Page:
Food Forest . Rhubarb Ketchup

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On Monday, we visited the food forest in Buhr Park where we helped suppress grass and other unwanted plants by laying down damp cardboard and covering it with wood chips. Students also photographed some of the plant and animal life they observed. After harvesting some rhubarb, we brought it back to school and incorporated it into a rhubarb ketchup which the students made and brought home to share with their families.

Exploring Identity . The Little Prince . Six-Word Memoirs . DSRP









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This week, we began exploring the concept of Identity, one of the themes of study for the year. We began with The Little Prince, by Antoine de Saint-Exupéry, focusing on how the narrator’s identity was impacted by those around him as well as how it shifts depending on whom he is speaking with. When reading aloud as a class, the students take on a specific role that engages them on an aspect of the text. The roles are as follows:

  • Profiler – As Profilers, students conduct character analyses, drawing conclusions or making predictions about characters based on what they say or do.
  • Reporter – As Reporters, students summarize what was read.
  • Curator – As Curators, students take note of interesting words or phrases used by the author. This could include unknown words as well as sections that are particularly well written or evocative.
  • Detective – As Detectives, students look for patterns and make predictions or inferences based on what they have heard so far.


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We also spent time exploring Six-Word Memoirs as a way of expressing our identities. Students reviewed Six-Word Memoirs written by peers across the country and were asked to take note of ones that they connected with. Then they were asked to think about what the student might have experienced before writing their piece. After this, they began work on Six-Word Memoirs of their own.


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During our elective, we headed to the Buhr Park Food Forest to continue work on a community project there. We brought cardboard for sheet mulching, toured the food forest (taking note of the biodiversity), pulled grass and sampled some fresh raspberries.





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In math class, we played Four 4s where students were challenged to find the numbers 0 – 20 using only four 4s and addition, subtraction, multiplication, and division. This encourages students to think flexibly about the ways numbers can be made and becomes more challenging as certain numbers prove to be more elusive than others. Students begin by playing with the various combinations and over time develop strategies as they begin to think about the relationships between numbers.

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As a way of unpacking the concept of Identity, students were divided into groups and were asked to think through what Identity really means. One way we explore concepts is by using a framework developed by Dr. Derek Cabrera called the DSRP Method. Each group was given one of the following focuses along with guiding questions.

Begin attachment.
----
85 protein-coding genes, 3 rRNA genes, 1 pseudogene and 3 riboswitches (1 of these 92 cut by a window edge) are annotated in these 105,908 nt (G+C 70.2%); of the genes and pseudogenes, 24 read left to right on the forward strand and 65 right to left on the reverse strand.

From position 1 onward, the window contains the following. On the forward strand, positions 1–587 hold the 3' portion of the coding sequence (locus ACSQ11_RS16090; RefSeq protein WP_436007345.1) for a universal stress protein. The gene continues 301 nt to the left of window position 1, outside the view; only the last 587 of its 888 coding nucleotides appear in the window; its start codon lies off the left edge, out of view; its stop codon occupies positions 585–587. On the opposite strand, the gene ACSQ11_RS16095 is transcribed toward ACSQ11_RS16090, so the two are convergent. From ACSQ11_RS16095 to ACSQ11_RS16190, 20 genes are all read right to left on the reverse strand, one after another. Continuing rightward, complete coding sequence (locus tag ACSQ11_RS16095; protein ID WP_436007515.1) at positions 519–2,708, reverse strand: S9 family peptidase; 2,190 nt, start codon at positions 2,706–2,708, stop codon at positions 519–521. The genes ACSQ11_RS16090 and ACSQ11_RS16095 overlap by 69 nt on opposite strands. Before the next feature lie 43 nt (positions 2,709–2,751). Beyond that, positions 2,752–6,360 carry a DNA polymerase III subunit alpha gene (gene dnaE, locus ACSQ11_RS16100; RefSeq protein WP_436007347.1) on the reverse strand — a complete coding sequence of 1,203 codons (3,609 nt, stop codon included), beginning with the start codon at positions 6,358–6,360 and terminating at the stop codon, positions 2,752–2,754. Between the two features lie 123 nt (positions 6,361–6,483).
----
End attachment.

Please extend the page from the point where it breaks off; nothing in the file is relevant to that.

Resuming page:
• Distinctions – How do our identities differ from those of others? How do we have multiple identities?
  • Systems – What are the parts of our identities? What else are identities a part of?
  • Relationships – How do relationships influence our identities?
  • Perspectives – How are you different from what people think you are?

Students had time to record their thoughts individually and in small groups before sharing at the end. Many connections were made between Identity and our families, our histories, and our interests. We also touched on how identities can shape cities. Some students also shared personal reflections about feeling different and how these differences can lead to misunderstandings. We will continue sharing on Monday. I’m really looking forward to seeing how our understandings of the concept and ourselves, as individuals and a group, grow and change over time.


First Week – Building Our Classroom

The beginning of the school year is a time of both excitement and transition. Students and teachers are learning ways of being with each other as well as in a new space.

We began the school year with a focus on shaping our physical space and building relationships. One great way to get to know someone is to have to put something together, together. Communication is key as resources are shared and duties are decided. Problems are encountered and solved. We learn about others and ourselves when faced with the challenge of building something.

In small groups, the students assembled a small table and two bookshelves and crafted “cloud lanterns” using paper lanterns, hot glue and cotton, contributing to both the functionality and aesthetics of our shared space.

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Grades K – 4 also travelled to the Howell Nature Center for a day of nature exploration and team building. Our class learned more about the indigenous peoples of Michigan and played games that children living in those communities would have played. We also spent time exploring features of maps and then used these map reading skills to find clues and answer questions. The zip line, a favorite of many, provided a chance for some to face fears and others to enjoy an exciting ride over a small pond. The day ended with the Team Challenges, where our class needed to use their communication and problem-solving skills in a series of challenges. It was the perfect way to finish the first week.

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